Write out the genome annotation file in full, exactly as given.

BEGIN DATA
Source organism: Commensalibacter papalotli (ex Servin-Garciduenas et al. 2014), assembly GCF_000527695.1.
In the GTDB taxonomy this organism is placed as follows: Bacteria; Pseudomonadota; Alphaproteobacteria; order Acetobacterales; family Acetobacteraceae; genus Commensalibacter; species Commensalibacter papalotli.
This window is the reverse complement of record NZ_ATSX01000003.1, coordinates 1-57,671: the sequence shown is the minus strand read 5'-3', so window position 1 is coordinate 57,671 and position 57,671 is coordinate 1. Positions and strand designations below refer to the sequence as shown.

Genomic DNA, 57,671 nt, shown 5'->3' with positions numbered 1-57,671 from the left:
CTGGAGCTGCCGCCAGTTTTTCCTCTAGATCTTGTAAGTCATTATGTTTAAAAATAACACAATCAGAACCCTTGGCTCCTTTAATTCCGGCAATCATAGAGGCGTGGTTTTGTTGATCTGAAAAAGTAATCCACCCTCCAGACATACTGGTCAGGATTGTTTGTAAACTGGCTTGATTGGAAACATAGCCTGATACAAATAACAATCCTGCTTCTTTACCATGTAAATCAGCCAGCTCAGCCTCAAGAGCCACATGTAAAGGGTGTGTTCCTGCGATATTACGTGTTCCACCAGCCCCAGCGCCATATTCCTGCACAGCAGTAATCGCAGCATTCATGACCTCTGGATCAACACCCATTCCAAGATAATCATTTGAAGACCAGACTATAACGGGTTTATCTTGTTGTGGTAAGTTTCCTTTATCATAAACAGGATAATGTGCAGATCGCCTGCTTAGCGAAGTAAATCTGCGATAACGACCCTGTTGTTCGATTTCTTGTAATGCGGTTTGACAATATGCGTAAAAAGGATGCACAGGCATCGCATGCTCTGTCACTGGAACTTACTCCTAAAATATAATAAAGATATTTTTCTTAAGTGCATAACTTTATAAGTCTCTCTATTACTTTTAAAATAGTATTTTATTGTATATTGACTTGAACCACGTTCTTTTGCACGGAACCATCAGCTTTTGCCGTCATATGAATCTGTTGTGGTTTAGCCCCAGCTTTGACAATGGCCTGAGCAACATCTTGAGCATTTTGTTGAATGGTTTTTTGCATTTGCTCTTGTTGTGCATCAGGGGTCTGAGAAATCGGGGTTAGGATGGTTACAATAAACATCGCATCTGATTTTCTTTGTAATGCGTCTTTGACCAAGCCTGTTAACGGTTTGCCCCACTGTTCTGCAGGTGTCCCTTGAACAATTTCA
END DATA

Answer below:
Source organism: Commensalibacter papalotli (ex Servin-Garciduenas et al. 2014), assembly GCF_000527695.1.
In the GTDB taxonomy this organism is placed as follows: Bacteria; Pseudomonadota; Alphaproteobacteria; order Acetobacterales; family Acetobacteraceae; genus Commensalibacter; species Commensalibacter papalotli.
This window is the reverse complement of record NZ_ATSX01000003.1, coordinates 1-57,671: the sequence shown is the minus strand read 5'-3', so window position 1 is coordinate 57,671 and position 57,671 is coordinate 1. Positions and strand designations below refer to the sequence as shown.

Genomic DNA, 57,671 nt, shown 5'->3' with positions numbered 1-57,671 from the left:
CTGGAGCTGCCGCCAGTTTTTCCTCTAGATCTTGTAAGTCATTATGTTTAAAAATAACACAATCAGAACCCTTGGCTCCTTTAATTCCGGCAATCATAGAGGCGTGGTTTTGTTGATCTGAAAAAGTAATCCACCCTCCAGACATACTGGTCAGGATTGTTTGTAAACTGGCTTGATTGGAAACATAGCCTGATACAAATAACAATCCTGCTTCTTTACCATGTAAATCAGCCAGCTCAGCCTCAAGAGCCACATGTAAAGGGTGTGTTCCTGCGATATTACGTGTTCCACCAGCCCCAGCGCCATATTCCTGCACAGCAGTAATCGCAGCATTCATGACCTCTGGATCAACACCCATTCCAAGATAATCATTTGAAGACCAGACTATAACGGGTTTATCTTGTTGTGGTAAGTTTCCTTTATCATAAACAGGATAATGTGCAGATCGCCTGCTTAGCGAAGTAAATCTGCGATAACGACCCTGTTGTTCGATTTCTTGTAATGCGGTTTGACAATATGCGTAAAAAGGATGCACAGGCATCGCATGCTCTGTCACTGGAACTTACTCCTAAAATATAATAAAGATATTTTTCTTAAGTGCATAACTTTATAAGTCTCTCTATTACTTTTAAAATAGTATTTTATTGTATATTGACTTGAACCACGTTCTTTTGCACGGAACCATCAGCTTTTGCCGTCATATGAATCTGTTGTGGTTTAGCCCCAGCTTTGACAATGGCCTGAGCAACATCTTGAGCATTTTGTTGAATGGTTTTTTGCATTTGCTCTTGTTGTGCATCAGGGGTCTGAGAAATCGGGGTTAGGATGGTTACAATAAACATCGCATCTGATTTTCTTTGTAATGCGTCTTTGACCAAGCCTGTTAACGGTTTGCCCCACTGTTCTGCAGGTGTCCCTTGAACAATTTCA